It was me, Scott and Dave from Miracle Legion. That was really the core. But there was a lot of other people who played on it. We've never really done a gig, actually. We did a little bit of playing here and there. You know they're in Frank Black's band now. They've been playing with him for a while now.

Oh, really?

Yeah, they're the Catholics.

Oh. Ok, well I've got a few questions that one of my other writers who is a big fan of your music, Erin Hucke, wrote, about a few different specific things. The first one is how did you get involved with the film Spring Forward?

The director of that, Tom Gilroy, he's a real good friend of mine. He just asked me to do it. Have you seen it?

I haven't seen it. She's seen it, and loved it, but I haven't seen it

Oh yeah, she loved it?


Great. It really didn't get enough of what it should have got.

It didn't even…I think it came out here for a week way after it had been in other parts of the country and I just missed it, but I guess that's what happens with a lot of movies.

From my sort of brief contact with that whole thing, yeah, it's just very tricky. There's not a lot of records that get put out, but there's a lot less movies that get put out compared to the ones that could be, or the ones that are made. It's a very hard-boiled kind of thing, you know.

Her second question is how did you come to work with Unbelievable Truth? Which is one of her favorite bands…and I like them a lot too.

Oh yeah? Very well. They just…I forget how we got in touch with each other. They emailed somebody and somebody emailed somebody else and I did a tour with them. They were doing a three or four week tour…so just, out of the blue, I didn't know them at all, they said "do you want to go on this tour?" That's really the whole reason I'm even able to have my records coming out in England. I played with them, and then I played a few small gigs in London, and the guy--I'm on Luce in the UK--Tom from Luce came up to me when I was there, just like that. So I really thank them a lot just for getting me there. That's kind of an unusual thing, it's something I really wish would happen here, that I would have the opportunity to tour with somebody here in America. It would be great for me. Actually, I play with Nigel, their drummer, and sometimes Jason the bass player. Andy, the singer, as far as I can tell doesn't seem to be doing music anymore. They had kind of a record label thing, like everybody does. I don't know, I think that they actually are split up.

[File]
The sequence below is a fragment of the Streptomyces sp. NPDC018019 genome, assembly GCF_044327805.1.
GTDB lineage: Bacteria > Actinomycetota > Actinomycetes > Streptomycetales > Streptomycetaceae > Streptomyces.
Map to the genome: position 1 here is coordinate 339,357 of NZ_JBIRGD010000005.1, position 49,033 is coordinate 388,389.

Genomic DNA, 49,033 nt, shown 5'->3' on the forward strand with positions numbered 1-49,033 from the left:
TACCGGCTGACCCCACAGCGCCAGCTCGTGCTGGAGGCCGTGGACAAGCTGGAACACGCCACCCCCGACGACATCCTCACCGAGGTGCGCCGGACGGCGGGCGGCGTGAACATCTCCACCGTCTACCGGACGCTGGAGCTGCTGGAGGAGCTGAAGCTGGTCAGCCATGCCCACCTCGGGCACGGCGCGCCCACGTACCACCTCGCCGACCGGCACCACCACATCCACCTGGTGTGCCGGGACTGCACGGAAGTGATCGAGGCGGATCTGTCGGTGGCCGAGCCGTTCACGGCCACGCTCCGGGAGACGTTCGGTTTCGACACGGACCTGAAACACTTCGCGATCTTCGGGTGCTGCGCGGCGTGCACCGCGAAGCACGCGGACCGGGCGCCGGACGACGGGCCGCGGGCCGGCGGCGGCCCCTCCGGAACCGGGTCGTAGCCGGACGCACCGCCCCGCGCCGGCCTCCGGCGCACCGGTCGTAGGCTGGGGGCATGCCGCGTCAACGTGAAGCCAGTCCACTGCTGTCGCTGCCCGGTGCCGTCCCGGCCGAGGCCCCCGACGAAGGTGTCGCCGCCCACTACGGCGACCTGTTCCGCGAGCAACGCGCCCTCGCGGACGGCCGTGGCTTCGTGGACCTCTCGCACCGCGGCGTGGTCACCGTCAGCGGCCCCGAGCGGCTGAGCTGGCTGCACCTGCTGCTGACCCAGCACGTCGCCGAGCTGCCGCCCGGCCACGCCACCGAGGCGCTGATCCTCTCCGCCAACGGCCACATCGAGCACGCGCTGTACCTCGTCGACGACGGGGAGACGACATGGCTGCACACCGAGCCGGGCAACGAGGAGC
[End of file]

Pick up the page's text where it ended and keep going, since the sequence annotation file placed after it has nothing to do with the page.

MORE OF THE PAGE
Yeah, I think they are.

They're not really together as a band anymore.

Ok, here's the last of the questions from Erin. It's this: I heard a story about how you were asked to write for a new children's show similar to Sesame Street, I song which I think turned out to be "The Moonbeam Song," the hidden song on Smilesunset. What show was it and why didn't they want the song?

Well, first things first…"The Moonbeam Song" is a Harry Nilsson song. The song (that I wrote for the show) is actually on the record, it's "Wake Up Whispering." I don't know if the thing ever actually came to be a show. I don't know. They thought that song was too creepy. There's two of them, there's another which…I don't think I ever did anything with that…both of them they thought were too weird for children. That song isn't, I don't think creepy at all.